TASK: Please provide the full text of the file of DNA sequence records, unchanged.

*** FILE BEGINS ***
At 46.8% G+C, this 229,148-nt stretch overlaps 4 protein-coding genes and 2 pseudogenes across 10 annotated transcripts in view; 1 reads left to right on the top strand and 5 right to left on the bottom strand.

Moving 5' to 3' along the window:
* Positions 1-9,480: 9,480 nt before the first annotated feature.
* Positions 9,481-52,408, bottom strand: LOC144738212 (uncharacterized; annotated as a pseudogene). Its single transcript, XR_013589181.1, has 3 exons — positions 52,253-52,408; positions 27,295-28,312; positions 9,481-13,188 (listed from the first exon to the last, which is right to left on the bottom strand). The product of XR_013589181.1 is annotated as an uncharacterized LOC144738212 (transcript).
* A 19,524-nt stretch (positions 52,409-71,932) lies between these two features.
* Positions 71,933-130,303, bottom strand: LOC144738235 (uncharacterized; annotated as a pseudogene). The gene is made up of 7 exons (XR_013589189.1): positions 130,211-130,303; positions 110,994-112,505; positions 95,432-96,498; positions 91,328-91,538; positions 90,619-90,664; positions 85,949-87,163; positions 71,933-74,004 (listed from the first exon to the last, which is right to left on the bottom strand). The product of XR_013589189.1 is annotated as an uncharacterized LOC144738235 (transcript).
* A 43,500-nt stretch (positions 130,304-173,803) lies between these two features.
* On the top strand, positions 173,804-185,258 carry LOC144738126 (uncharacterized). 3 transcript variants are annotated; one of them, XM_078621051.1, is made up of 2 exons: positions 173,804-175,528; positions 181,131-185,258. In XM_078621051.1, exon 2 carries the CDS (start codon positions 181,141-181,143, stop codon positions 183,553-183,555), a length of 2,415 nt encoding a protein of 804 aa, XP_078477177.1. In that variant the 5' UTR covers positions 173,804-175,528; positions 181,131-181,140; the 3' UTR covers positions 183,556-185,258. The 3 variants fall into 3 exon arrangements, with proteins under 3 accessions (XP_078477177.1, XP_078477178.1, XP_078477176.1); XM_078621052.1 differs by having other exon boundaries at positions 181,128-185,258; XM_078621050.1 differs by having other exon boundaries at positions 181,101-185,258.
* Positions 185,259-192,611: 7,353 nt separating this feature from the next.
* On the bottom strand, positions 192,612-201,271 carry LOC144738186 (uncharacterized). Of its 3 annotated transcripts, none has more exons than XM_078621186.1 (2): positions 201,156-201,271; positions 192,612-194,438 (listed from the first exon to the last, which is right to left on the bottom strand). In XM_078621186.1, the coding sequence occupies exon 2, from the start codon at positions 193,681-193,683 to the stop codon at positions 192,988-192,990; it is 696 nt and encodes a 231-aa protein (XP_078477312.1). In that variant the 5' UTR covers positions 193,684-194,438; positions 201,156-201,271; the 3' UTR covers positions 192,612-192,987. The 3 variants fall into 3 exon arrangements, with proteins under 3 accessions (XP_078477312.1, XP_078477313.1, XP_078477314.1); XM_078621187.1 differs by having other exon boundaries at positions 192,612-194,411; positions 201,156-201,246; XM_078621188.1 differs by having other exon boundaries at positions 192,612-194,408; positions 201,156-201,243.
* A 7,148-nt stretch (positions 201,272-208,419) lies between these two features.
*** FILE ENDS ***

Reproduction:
At 46.8% G+C, this 229,148-nt stretch overlaps 4 protein-coding genes and 2 pseudogenes across 10 annotated transcripts in view; 1 reads left to right on the top strand and 5 right to left on the bottom strand.

Moving 5' to 3' along the window:
* Positions 1-9,480: 9,480 nt before the first annotated feature.
* Positions 9,481-52,408, bottom strand: LOC144738212 (uncharacterized; annotated as a pseudogene). Its single transcript, XR_013589181.1, has 3 exons — positions 52,253-52,408; positions 27,295-28,312; positions 9,481-13,188 (listed from the first exon to the last, which is right to left on the bottom strand). The product of XR_013589181.1 is annotated as an uncharacterized LOC144738212 (transcript).
* A 19,524-nt stretch (positions 52,409-71,932) lies between these two features.
* Positions 71,933-130,303, bottom strand: LOC144738235 (uncharacterized; annotated as a pseudogene). The gene is made up of 7 exons (XR_013589189.1): positions 130,211-130,303; positions 110,994-112,505; positions 95,432-96,498; positions 91,328-91,538; positions 90,619-90,664; positions 85,949-87,163; positions 71,933-74,004 (listed from the first exon to the last, which is right to left on the bottom strand). The product of XR_013589189.1 is annotated as an uncharacterized LOC144738235 (transcript).
* A 43,500-nt stretch (positions 130,304-173,803) lies between these two features.
* On the top strand, positions 173,804-185,258 carry LOC144738126 (uncharacterized). 3 transcript variants are annotated; one of them, XM_078621051.1, is made up of 2 exons: positions 173,804-175,528; positions 181,131-185,258. In XM_078621051.1, exon 2 carries the CDS (start codon positions 181,141-181,143, stop codon positions 183,553-183,555), a length of 2,415 nt encoding a protein of 804 aa, XP_078477177.1. In that variant the 5' UTR covers positions 173,804-175,528; positions 181,131-181,140; the 3' UTR covers positions 183,556-185,258. The 3 variants fall into 3 exon arrangements, with proteins under 3 accessions (XP_078477177.1, XP_078477178.1, XP_078477176.1); XM_078621052.1 differs by having other exon boundaries at positions 181,128-185,258; XM_078621050.1 differs by having other exon boundaries at positions 181,101-185,258.
* Positions 185,259-192,611: 7,353 nt separating this feature from the next.
* On the bottom strand, positions 192,612-201,271 carry LOC144738186 (uncharacterized). Of its 3 annotated transcripts, none has more exons than XM_078621186.1 (2): positions 201,156-201,271; positions 192,612-194,438 (listed from the first exon to the last, which is right to left on the bottom strand). In XM_078621186.1, the coding sequence occupies exon 2, from the start codon at positions 193,681-193,683 to the stop codon at positions 192,988-192,990; it is 696 nt and encodes a 231-aa protein (XP_078477312.1). In that variant the 5' UTR covers positions 193,684-194,438; positions 201,156-201,271; the 3' UTR covers positions 192,612-192,987. The 3 variants fall into 3 exon arrangements, with proteins under 3 accessions (XP_078477312.1, XP_078477313.1, XP_078477314.1); XM_078621187.1 differs by having other exon boundaries at positions 192,612-194,411; positions 201,156-201,246; XM_078621188.1 differs by having other exon boundaries at positions 192,612-194,408; positions 201,156-201,243.
* A 7,148-nt stretch (positions 201,272-208,419) lies between these two features.